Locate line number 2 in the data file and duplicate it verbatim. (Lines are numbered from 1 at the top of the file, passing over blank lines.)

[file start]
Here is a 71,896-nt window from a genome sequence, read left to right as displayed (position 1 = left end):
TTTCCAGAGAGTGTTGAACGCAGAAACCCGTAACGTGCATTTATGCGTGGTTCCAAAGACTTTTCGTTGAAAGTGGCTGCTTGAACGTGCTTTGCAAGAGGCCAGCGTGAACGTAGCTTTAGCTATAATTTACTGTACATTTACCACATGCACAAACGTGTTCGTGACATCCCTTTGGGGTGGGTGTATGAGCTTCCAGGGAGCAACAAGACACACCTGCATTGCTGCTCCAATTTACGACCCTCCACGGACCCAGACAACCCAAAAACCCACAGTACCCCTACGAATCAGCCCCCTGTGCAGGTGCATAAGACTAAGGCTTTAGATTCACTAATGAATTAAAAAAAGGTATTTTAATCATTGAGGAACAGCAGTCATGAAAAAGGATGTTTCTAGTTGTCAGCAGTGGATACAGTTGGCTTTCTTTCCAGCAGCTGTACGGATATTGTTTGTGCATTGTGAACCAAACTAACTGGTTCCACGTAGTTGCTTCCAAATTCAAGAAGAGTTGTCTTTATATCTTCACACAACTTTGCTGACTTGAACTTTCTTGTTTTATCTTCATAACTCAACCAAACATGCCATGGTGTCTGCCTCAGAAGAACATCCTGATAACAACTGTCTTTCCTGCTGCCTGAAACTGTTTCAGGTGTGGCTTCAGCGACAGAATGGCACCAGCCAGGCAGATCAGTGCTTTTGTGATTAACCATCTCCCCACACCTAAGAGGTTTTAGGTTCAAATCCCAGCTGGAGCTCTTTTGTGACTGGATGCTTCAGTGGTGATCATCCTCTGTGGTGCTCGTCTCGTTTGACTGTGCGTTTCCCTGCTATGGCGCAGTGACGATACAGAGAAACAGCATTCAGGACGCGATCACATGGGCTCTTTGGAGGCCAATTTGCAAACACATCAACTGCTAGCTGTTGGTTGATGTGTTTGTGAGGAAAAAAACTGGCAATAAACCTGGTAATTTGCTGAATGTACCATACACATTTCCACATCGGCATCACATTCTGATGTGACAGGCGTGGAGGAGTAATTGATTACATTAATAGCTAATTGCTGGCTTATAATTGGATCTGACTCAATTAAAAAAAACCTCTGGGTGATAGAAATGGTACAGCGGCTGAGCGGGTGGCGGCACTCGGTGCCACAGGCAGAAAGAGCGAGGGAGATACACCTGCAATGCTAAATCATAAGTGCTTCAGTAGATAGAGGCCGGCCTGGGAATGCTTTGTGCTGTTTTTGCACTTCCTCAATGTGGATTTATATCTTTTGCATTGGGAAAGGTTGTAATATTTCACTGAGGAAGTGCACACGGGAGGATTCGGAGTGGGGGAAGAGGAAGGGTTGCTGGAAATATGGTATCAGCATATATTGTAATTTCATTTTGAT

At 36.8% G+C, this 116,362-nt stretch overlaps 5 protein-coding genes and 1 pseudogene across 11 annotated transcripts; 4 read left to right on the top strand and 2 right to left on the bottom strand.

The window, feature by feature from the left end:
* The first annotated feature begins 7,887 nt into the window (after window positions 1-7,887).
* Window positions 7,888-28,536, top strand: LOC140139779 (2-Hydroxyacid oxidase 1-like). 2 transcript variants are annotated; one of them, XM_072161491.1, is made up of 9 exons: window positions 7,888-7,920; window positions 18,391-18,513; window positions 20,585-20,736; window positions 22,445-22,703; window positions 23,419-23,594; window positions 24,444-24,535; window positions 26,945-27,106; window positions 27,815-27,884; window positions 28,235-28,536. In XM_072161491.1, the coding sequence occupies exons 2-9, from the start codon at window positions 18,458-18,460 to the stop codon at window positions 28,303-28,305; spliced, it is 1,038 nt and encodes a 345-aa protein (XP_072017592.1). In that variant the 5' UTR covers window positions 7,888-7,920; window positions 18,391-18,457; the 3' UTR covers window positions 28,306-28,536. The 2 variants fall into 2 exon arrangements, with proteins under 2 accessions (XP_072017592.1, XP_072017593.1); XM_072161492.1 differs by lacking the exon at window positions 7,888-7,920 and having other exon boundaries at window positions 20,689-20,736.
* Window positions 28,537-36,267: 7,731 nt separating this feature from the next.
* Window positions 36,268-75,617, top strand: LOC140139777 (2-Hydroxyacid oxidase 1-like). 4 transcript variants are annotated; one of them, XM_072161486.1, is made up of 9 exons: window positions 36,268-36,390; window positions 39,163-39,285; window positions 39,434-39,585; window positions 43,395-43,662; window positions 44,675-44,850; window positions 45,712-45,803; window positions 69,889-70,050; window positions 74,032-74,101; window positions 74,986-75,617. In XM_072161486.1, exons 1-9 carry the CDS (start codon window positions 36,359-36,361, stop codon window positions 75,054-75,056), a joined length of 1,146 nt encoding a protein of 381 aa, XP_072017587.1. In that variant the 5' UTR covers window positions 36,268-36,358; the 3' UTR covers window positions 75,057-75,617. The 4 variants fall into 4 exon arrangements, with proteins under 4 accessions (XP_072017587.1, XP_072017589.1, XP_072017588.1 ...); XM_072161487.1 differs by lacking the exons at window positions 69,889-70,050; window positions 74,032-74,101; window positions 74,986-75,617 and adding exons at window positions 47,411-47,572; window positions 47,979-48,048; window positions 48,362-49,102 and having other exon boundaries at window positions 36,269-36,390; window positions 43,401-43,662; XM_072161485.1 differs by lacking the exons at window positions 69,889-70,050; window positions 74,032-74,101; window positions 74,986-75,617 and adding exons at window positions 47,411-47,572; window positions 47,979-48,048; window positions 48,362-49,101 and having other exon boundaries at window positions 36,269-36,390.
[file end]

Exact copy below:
TTTCCAGAGAGTGTTGAACGCAGAAACCCGTAACGTGCATTTATGCGTGGTTCCAAAGACTTTTCGTTGAAAGTGGCTGCTTGAACGTGCTTTGCAAGAGGCCAGCGTGAACGTAGCTTTAGCTATAATTTACTGTACATTTACCACATGCACAAACGTGTTCGTGACATCCCTTTGGGGTGGGTGTATGAGCTTCCAGGGAGCAACAAGACACACCTGCATTGCTGCTCCAATTTACGACCCTCCACGGACCCAGACAACCCAAAAACCCACAGTACCCCTACGAATCAGCCCCCTGTGCAGGTGCATAAGACTAAGGCTTTAGATTCACTAATGAATTAAAAAAAGGTATTTTAATCATTGAGGAACAGCAGTCATGAAAAAGGATGTTTCTAGTTGTCAGCAGTGGATACAGTTGGCTTTCTTTCCAGCAGCTGTACGGATATTGTTTGTGCATTGTGAACCAAACTAACTGGTTCCACGTAGTTGCTTCCAAATTCAAGAAGAGTTGTCTTTATATCTTCACACAACTTTGCTGACTTGAACTTTCTTGTTTTATCTTCATAACTCAACCAAACATGCCATGGTGTCTGCCTCAGAAGAACATCCTGATAACAACTGTCTTTCCTGCTGCCTGAAACTGTTTCAGGTGTGGCTTCAGCGACAGAATGGCACCAGCCAGGCAGATCAGTGCTTTTGTGATTAACCATCTCCCCACACCTAAGAGGTTTTAGGTTCAAATCCCAGCTGGAGCTCTTTTGTGACTGGATGCTTCAGTGGTGATCATCCTCTGTGGTGCTCGTCTCGTTTGACTGTGCGTTTCCCTGCTATGGCGCAGTGACGATACAGAGAAACAGCATTCAGGACGCGATCACATGGGCTCTTTGGAGGCCAATTTGCAAACACATCAACTGCTAGCTGTTGGTTGATGTGTTTGTGAGGAAAAAAACTGGCAATAAACCTGGTAATTTGCTGAATGTACCATACACATTTCCACATCGGCATCACATTCTGATGTGACAGGCGTGGAGGAGTAATTGATTACATTAATAGCTAATTGCTGGCTTATAATTGGATCTGACTCAATTAAAAAAAACCTCTGGGTGATAGAAATGGTACAGCGGCTGAGCGGGTGGCGGCACTCGGTGCCACAGGCAGAAAGAGCGAGGGAGATACACCTGCAATGCTAAATCATAAGTGCTTCAGTAGATAGAGGCCGGCCTGGGAATGCTTTGTGCTGTTTTTGCACTTCCTCAATGTGGATTTATATCTTTTGCATTGGGAAAGGTTGTAATATTTCACTGAGGAAGTGCACACGGGAGGATTCGGAGTGGGGGAAGAGGAAGGGTTGCTGGAAATATGGTATCAGCATATATTGTAATTTCATTTTGAT